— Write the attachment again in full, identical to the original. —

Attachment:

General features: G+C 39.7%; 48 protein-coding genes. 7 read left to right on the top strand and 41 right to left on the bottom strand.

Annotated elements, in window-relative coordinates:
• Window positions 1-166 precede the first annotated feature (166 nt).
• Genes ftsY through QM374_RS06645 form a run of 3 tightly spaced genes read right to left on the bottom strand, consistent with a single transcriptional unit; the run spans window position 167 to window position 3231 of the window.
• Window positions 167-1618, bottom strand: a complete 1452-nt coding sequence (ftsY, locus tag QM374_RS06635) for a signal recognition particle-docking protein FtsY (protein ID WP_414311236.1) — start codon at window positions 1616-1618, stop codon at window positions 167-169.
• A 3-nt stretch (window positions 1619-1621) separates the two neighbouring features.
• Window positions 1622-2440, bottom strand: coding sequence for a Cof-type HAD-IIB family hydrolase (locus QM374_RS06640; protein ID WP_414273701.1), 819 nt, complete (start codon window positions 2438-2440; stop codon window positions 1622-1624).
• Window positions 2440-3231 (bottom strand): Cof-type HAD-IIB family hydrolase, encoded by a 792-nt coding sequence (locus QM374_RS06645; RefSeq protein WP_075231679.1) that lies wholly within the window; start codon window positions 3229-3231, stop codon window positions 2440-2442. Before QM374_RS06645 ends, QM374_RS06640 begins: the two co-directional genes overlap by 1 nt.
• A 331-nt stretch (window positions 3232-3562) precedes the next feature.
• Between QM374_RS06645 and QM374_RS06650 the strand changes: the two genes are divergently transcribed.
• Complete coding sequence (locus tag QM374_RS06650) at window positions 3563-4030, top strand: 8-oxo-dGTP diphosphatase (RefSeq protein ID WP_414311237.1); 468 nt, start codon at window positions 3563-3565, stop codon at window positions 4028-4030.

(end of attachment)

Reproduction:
General features: G+C 39.7%; 48 protein-coding genes. 7 read left to right on the top strand and 41 right to left on the bottom strand.

Annotated elements, in window-relative coordinates:
• Window positions 1-166 precede the first annotated feature (166 nt).
• Genes ftsY through QM374_RS06645 form a run of 3 tightly spaced genes read right to left on the bottom strand, consistent with a single transcriptional unit; the run spans window position 167 to window position 3231 of the window.
• Window positions 167-1618, bottom strand: a complete 1452-nt coding sequence (ftsY, locus tag QM374_RS06635) for a signal recognition particle-docking protein FtsY (protein ID WP_414311236.1) — start codon at window positions 1616-1618, stop codon at window positions 167-169.
• A 3-nt stretch (window positions 1619-1621) separates the two neighbouring features.
• Window positions 1622-2440, bottom strand: coding sequence for a Cof-type HAD-IIB family hydrolase (locus QM374_RS06640; protein ID WP_414273701.1), 819 nt, complete (start codon window positions 2438-2440; stop codon window positions 1622-1624).
• Window positions 2440-3231 (bottom strand): Cof-type HAD-IIB family hydrolase, encoded by a 792-nt coding sequence (locus QM374_RS06645; RefSeq protein WP_075231679.1) that lies wholly within the window; start codon window positions 3229-3231, stop codon window positions 2440-2442. Before QM374_RS06645 ends, QM374_RS06640 begins: the two co-directional genes overlap by 1 nt.
• A 331-nt stretch (window positions 3232-3562) precedes the next feature.
• Between QM374_RS06645 and QM374_RS06650 the strand changes: the two genes are divergently transcribed.
• Complete coding sequence (locus tag QM374_RS06650) at window positions 3563-4030, top strand: 8-oxo-dGTP diphosphatase (RefSeq protein ID WP_414311237.1); 468 nt, start codon at window positions 3563-3565, stop codon at window positions 4028-4030.